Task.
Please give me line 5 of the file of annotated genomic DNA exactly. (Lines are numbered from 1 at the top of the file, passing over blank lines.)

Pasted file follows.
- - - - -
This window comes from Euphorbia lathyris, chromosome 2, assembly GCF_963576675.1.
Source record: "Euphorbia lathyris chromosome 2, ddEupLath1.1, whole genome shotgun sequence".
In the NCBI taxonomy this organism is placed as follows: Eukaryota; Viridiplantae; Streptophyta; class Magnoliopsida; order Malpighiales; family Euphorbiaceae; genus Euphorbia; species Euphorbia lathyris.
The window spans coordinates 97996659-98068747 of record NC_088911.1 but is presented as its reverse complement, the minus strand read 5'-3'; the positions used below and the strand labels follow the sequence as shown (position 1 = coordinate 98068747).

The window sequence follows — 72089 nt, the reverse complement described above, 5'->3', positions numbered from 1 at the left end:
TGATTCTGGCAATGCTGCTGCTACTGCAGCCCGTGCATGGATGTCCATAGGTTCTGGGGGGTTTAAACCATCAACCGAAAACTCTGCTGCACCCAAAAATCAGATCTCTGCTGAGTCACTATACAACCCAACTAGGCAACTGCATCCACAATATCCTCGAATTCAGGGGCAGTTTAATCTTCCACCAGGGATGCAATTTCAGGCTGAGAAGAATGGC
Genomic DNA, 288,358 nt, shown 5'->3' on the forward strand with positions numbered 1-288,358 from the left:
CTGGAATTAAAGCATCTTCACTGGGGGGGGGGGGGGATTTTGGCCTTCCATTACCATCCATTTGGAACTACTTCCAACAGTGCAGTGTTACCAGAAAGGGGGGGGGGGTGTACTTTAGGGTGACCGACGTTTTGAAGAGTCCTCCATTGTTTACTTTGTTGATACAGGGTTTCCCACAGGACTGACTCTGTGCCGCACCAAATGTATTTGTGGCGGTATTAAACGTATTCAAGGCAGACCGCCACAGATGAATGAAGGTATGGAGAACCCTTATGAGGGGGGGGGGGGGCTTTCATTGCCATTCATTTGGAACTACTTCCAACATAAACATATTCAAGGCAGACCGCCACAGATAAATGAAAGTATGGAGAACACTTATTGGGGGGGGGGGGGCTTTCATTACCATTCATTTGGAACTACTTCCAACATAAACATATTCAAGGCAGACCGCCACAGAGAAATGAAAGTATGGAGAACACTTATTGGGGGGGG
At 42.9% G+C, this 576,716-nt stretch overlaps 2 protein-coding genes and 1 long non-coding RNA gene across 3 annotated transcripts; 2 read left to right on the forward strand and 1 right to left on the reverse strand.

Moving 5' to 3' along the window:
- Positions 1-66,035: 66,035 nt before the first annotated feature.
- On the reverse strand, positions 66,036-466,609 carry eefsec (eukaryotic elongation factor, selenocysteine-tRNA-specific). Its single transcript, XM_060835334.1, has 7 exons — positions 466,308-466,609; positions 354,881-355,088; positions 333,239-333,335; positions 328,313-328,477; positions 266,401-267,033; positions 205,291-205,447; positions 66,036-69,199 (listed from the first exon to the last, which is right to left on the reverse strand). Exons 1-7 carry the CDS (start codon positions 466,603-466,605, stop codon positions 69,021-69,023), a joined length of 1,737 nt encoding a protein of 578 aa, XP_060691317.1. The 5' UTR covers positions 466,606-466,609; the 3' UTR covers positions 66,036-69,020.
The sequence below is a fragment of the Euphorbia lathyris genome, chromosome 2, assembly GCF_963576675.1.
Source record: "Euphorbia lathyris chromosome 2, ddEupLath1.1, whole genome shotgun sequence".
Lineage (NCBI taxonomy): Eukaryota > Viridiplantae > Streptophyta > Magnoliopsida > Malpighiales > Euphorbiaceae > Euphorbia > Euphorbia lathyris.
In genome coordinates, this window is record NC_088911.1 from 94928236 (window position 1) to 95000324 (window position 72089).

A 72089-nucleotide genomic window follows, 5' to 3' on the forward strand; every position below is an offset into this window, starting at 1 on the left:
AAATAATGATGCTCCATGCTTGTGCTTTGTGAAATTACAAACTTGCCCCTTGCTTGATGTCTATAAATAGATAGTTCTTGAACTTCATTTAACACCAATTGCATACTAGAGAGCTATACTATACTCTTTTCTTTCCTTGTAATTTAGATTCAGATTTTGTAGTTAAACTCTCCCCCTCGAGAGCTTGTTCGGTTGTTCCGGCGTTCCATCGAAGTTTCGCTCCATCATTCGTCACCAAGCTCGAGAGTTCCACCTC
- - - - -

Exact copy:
The window sequence follows — 72089 nt, the reverse complement described above, 5'->3', positions numbered from 1 at the left end: